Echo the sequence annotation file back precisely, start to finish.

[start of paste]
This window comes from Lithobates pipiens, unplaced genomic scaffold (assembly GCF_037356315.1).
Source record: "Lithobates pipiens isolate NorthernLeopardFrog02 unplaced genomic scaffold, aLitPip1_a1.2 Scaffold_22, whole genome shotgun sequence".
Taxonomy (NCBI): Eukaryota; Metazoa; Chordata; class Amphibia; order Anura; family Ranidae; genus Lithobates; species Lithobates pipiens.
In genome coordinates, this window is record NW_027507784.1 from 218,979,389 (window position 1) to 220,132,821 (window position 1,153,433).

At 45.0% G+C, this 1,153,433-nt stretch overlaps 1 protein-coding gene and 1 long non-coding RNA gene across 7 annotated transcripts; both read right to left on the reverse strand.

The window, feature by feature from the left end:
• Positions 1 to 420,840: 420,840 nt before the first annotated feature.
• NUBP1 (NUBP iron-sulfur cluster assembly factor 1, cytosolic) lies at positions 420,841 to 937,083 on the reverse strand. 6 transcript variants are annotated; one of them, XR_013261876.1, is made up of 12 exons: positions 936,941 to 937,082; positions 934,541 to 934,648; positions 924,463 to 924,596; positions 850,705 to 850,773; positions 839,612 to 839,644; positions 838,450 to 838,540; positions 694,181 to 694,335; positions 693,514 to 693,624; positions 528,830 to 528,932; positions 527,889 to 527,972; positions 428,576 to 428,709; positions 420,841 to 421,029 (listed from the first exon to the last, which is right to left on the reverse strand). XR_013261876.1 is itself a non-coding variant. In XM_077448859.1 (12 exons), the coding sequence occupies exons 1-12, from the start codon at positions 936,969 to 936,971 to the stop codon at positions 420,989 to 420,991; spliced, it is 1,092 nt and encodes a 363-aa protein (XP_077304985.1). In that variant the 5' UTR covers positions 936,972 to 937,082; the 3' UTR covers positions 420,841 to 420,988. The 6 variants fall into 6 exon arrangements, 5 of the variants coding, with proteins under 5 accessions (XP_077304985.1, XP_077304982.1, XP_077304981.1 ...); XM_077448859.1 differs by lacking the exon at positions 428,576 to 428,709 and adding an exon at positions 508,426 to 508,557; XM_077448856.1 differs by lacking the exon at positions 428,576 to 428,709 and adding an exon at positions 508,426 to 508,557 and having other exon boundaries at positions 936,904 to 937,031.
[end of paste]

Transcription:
This window comes from Lithobates pipiens, unplaced genomic scaffold (assembly GCF_037356315.1).
Source record: "Lithobates pipiens isolate NorthernLeopardFrog02 unplaced genomic scaffold, aLitPip1_a1.2 Scaffold_22, whole genome shotgun sequence".
Taxonomy (NCBI): Eukaryota; Metazoa; Chordata; class Amphibia; order Anura; family Ranidae; genus Lithobates; species Lithobates pipiens.
In genome coordinates, this window is record NW_027507784.1 from 218,979,389 (window position 1) to 220,132,821 (window position 1,153,433).

At 45.0% G+C, this 1,153,433-nt stretch overlaps 1 protein-coding gene and 1 long non-coding RNA gene across 7 annotated transcripts; both read right to left on the reverse strand.

The window, feature by feature from the left end:
• Positions 1 to 420,840: 420,840 nt before the first annotated feature.
• NUBP1 (NUBP iron-sulfur cluster assembly factor 1, cytosolic) lies at positions 420,841 to 937,083 on the reverse strand. 6 transcript variants are annotated; one of them, XR_013261876.1, is made up of 12 exons: positions 936,941 to 937,082; positions 934,541 to 934,648; positions 924,463 to 924,596; positions 850,705 to 850,773; positions 839,612 to 839,644; positions 838,450 to 838,540; positions 694,181 to 694,335; positions 693,514 to 693,624; positions 528,830 to 528,932; positions 527,889 to 527,972; positions 428,576 to 428,709; positions 420,841 to 421,029 (listed from the first exon to the last, which is right to left on the reverse strand). XR_013261876.1 is itself a non-coding variant. In XM_077448859.1 (12 exons), the coding sequence occupies exons 1-12, from the start codon at positions 936,969 to 936,971 to the stop codon at positions 420,989 to 420,991; spliced, it is 1,092 nt and encodes a 363-aa protein (XP_077304985.1). In that variant the 5' UTR covers positions 936,972 to 937,082; the 3' UTR covers positions 420,841 to 420,988. The 6 variants fall into 6 exon arrangements, 5 of the variants coding, with proteins under 5 accessions (XP_077304985.1, XP_077304982.1, XP_077304981.1 ...); XM_077448859.1 differs by lacking the exon at positions 428,576 to 428,709 and adding an exon at positions 508,426 to 508,557; XM_077448856.1 differs by lacking the exon at positions 428,576 to 428,709 and adding an exon at positions 508,426 to 508,557 and having other exon boundaries at positions 936,904 to 937,031.